A fisheries conflict in Canada shows how power dynamics affect the lives of an aboriginal community.
Every student in the fishery field learns about the prevalence of conflict in that sector, but surprisingly, there has been relatively little systematic analysis of those conflicts. An article I wrote rather long ago sought to address this theme, proposing a new way to examine conflicts in fisheries. 1 That article sorted conflicts into categories, everything from disputes between differing groups within the fishery, to those between fishers and government, to issues arising between the fishery and other ocean users, such as aquaculture or oil and gas. What the article did not do was to address the power dynamics in these conflicts, because back then, I did not understand power.
But just as that article was being published, along came the collapse of what had been, at one point, the largest fishery in the world – the cod fishery off the coast from my home in Atlantic Canada. A result of anti-conservationist attitudes, overfishing and governmental mismanagement 2, this dramatic event deeply affected fishing communities, putting 40 thousand people out of work, and shaking the foundations of this region. In its aftermath, I found myself working closely with small-scale fishing communities, seeing first-hand how differentials in power were playing out in lost or changed fishing livelihoods. Who held the cards after the collapse, and whether communities could counteract the status quo of power, became key questions to address.
It was not long after that, in 1999, that a second momentous event again transformed my home region. Donald Marshall Junior became an icon of aboriginal fishing rights, as his name was attached to a Supreme Court decision recognizing long-standing rights of aboriginal Mi’kmaq communities in Atlantic Canada to fish commercially – the Marshall Decision. This contribution focuses on the aftermath of that court decision. While the story here did not take place in a developing country, those familiar with aboriginal realities around the world will realize that many of the conflict and power and wellbeing issues arising within developing countries, have similar counterparts in aboriginal communities.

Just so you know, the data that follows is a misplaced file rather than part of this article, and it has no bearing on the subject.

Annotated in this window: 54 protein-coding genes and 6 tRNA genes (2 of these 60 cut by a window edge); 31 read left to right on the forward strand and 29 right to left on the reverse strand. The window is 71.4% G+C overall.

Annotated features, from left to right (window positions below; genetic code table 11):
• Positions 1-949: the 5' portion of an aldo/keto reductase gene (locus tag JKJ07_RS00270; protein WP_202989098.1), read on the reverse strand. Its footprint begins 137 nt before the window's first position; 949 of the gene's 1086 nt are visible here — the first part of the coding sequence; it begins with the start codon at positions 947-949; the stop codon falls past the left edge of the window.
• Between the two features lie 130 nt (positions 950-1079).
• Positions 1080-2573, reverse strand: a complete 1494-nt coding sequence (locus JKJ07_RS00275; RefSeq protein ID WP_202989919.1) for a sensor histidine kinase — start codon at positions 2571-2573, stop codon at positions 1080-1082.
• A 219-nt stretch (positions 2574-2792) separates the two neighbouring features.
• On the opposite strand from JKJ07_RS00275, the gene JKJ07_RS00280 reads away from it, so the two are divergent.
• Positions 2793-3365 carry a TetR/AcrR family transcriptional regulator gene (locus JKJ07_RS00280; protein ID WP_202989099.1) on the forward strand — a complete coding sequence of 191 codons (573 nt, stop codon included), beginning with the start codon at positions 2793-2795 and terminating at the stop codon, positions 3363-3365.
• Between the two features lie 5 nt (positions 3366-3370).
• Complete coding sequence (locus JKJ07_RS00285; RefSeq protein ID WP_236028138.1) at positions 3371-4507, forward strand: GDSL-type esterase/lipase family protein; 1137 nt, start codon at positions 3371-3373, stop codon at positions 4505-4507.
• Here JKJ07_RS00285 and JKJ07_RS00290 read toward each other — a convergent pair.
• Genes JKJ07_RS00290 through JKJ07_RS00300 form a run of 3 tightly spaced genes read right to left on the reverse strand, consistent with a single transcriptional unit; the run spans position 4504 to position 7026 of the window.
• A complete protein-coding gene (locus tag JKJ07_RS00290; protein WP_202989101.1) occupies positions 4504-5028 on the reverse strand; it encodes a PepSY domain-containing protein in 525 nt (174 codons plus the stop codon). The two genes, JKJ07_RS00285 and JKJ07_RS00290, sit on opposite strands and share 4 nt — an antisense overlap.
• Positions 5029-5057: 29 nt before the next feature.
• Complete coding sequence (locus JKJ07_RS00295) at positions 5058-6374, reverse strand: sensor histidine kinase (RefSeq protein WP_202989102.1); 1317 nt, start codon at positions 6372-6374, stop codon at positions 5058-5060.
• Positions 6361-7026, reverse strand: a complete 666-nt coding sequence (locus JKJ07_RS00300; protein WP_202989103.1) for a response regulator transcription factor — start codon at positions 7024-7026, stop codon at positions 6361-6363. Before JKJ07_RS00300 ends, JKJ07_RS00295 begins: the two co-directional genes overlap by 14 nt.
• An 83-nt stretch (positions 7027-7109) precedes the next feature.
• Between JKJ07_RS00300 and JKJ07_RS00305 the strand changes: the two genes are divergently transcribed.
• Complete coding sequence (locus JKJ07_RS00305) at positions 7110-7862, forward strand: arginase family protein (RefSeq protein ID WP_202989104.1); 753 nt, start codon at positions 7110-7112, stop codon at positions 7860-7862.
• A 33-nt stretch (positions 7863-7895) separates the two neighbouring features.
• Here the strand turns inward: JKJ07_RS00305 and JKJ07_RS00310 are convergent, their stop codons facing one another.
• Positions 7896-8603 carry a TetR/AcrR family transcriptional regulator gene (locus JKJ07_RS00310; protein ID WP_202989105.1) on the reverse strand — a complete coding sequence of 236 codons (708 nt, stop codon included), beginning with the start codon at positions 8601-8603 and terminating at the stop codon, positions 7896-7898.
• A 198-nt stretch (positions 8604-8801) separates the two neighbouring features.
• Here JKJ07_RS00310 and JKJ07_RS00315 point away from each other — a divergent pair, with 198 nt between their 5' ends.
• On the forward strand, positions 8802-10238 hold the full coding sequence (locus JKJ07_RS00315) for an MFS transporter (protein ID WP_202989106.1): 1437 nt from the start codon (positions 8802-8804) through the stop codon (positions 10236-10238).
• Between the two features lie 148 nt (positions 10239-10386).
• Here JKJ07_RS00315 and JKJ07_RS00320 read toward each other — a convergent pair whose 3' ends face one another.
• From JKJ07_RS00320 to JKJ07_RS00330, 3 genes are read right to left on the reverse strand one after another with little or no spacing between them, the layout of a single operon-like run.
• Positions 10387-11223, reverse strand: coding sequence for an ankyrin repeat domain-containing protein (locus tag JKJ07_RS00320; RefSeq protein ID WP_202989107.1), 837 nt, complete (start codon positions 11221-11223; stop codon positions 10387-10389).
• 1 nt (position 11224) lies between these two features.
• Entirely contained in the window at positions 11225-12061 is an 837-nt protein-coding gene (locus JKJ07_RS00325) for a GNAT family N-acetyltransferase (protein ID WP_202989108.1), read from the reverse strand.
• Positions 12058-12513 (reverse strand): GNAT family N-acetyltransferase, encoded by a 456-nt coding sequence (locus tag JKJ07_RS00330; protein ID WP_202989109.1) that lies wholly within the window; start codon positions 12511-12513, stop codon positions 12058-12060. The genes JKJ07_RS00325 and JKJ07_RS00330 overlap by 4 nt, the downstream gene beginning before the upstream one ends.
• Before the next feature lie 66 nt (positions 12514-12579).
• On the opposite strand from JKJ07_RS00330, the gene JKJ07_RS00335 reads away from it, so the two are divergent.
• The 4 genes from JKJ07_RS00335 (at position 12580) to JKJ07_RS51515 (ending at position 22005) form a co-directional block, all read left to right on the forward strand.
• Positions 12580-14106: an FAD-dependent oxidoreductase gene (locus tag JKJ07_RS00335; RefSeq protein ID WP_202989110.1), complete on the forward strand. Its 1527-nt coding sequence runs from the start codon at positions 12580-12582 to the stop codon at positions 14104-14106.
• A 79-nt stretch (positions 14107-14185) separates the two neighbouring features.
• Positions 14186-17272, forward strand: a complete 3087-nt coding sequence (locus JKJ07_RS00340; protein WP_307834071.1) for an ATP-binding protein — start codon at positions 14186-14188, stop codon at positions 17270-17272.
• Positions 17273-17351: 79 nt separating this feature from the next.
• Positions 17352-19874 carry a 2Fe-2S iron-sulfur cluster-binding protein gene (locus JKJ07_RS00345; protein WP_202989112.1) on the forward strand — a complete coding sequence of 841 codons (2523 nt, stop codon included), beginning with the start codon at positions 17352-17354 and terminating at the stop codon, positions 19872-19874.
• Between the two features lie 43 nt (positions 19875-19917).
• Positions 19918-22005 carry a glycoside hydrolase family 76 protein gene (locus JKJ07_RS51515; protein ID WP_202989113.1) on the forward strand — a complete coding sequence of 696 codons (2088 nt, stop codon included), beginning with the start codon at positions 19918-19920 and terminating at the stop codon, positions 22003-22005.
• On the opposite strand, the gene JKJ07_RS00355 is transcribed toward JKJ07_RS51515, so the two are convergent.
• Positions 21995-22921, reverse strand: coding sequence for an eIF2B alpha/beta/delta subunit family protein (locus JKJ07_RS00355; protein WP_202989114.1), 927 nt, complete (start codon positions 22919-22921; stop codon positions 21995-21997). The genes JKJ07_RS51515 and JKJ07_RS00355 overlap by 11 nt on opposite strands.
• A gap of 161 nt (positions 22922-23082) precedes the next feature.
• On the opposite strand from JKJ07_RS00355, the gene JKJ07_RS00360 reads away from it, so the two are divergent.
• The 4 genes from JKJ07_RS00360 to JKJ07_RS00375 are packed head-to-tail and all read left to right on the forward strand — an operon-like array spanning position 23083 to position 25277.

The Marshall Decision led immediately to entry of Mi’kmaq people into the lucrative lobster fishery, and subsequent opposition from non-natives who held licenses to the fishery. For some, the opposition was based on concerns for their own livelihood, seeing the new fishery entrants as diluting the value of their lobster license. For others, the root of the opposition was racism. But certainly not all of the non-native fishers were protesting; others were working with the Mi’kmaq, behind the scenes, to find local community-based solutions. That is an inspiring story – a story not of conflict but of cooperation, a story of people from different backgrounds sharing a meal together, a story of talking sticks and eagle feathers. I love that story, but unfortunately, it was not the dominant story.
Instead, the power dynamics were such that the national government (which has huge authority in fishery matters) was able to intervene to thwart those efforts at cooperation, imposing its own path to ‘integrate’ aboriginal communities into the existing fishery management system. Yes, in the end those communities gained access to the fishery, a positive development, but that was done through a top-down government plan – and to this day, Mi’kmaq communities have yet to achieve ‘management rights’, to act fully as managers and stewards of the resources they utilize.
There was such hope, back then, that the Marshall Decision would precipitate new thinking by the national fisheries department, in two key ways: bringing traditional aboriginal thinking on resource management into the fishery system, and leading to devolution of fishing rights. But resistance by the government to these moves has persisted, affecting not only Mi’kmaq communities but also the other small-boat fishing communities I’ve been working with over the years. In particular, the lack of support by Canada’s government has prevented realization of the huge potential for a community-based cooperative path in fisheries or for widespread adoption of aboriginal principles of resource use.
Nevertheless, there are many positive local-level fishery initiatives, both Mi’kmaq and non-native, across Atlantic Canada. Unfortunately, these continue to face a range of threats, and not only from the federal government. For example, some powerful players in the processing and export sector are pushing for a more concentrated and vertically-integrated fishery, at the expense of the diverse community-based fleets in the region. Countering such threats is certainly an important aspect of present-day policy intervention by fishing communities.
On the horizon, there could still be big changes, as long-term negotiations continue between the government and the Mi’kmaq, on broad-based aboriginal rights and resource claims. No one knows how this will end, but perhaps one of the key conflicts will turn out to lie within the national government itself - between that government’s negotiators and its fisheries department. This would arise as the resistance to change that exemplifies the fisheries bureaucracy comes into conflict with the winds of change that may emerge from the negotiations. How the power dynamics will play out in that scenario remains firmly up in the air.
Photo credit main picture: Tony Charles / Fishing boats at the wharf of the Mi'kmaq community of Lennox Island First Nation in Prince Edward Island, Canada.